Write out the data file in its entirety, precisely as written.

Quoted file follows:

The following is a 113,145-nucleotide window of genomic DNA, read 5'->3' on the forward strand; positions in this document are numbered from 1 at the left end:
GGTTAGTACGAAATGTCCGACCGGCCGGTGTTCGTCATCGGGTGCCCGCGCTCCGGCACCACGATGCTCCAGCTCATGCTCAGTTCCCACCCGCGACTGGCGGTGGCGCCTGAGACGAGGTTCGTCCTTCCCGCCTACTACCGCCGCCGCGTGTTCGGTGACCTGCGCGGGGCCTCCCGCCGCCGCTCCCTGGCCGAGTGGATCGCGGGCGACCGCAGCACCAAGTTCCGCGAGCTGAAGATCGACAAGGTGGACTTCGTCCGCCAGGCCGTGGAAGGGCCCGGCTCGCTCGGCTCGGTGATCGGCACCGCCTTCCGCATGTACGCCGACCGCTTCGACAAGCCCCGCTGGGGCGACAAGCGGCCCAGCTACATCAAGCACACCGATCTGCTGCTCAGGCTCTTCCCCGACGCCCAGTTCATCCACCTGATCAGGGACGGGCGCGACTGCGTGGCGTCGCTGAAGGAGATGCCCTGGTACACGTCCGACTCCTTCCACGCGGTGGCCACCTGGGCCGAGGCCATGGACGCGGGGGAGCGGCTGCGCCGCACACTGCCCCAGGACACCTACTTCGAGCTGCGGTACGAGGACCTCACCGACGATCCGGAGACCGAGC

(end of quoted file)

The following is a 113,145-nucleotide window of genomic DNA, read 5'->3' on the forward strand; positions in this document are numbered from 1 at the left end:
GGTTAGTACGAAATGTCCGACCGGCCGGTGTTCGTCATCGGGTGCCCGCGCTCCGGCACCACGATGCTCCAGCTCATGCTCAGTTCCCACCCGCGACTGGCGGTGGCGCCTGAGACGAGGTTCGTCCTTCCCGCCTACTACCGCCGCCGCGTGTTCGGTGACCTGCGCGGGGCCTCCCGCCGCCGCTCCCTGGCCGAGTGGATCGCGGGCGACCGCAGCACCAAGTTCCGCGAGCTGAAGATCGACAAGGTGGACTTCGTCCGCCAGGCCGTGGAAGGGCCCGGCTCGCTCGGCTCGGTGATCGGCACCGCCTTCCGCATGTACGCCGACCGCTTCGACAAGCCCCGCTGGGGCGACAAGCGGCCCAGCTACATCAAGCACACCGATCTGCTGCTCAGGCTCTTCCCCGACGCCCAGTTCATCCACCTGATCAGGGACGGGCGCGACTGCGTGGCGTCGCTGAAGGAGATGCCCTGGTACACGTCCGACTCCTTCCACGCGGTGGCCACCTGGGCCGAGGCCATGGACGCGGGGGAGCGGCTGCGCCGCACACTGCCCCAGGACACCTACTTCGAGCTGCGGTACGAGGACCTCACCGACGATCCGGAGACCGAGC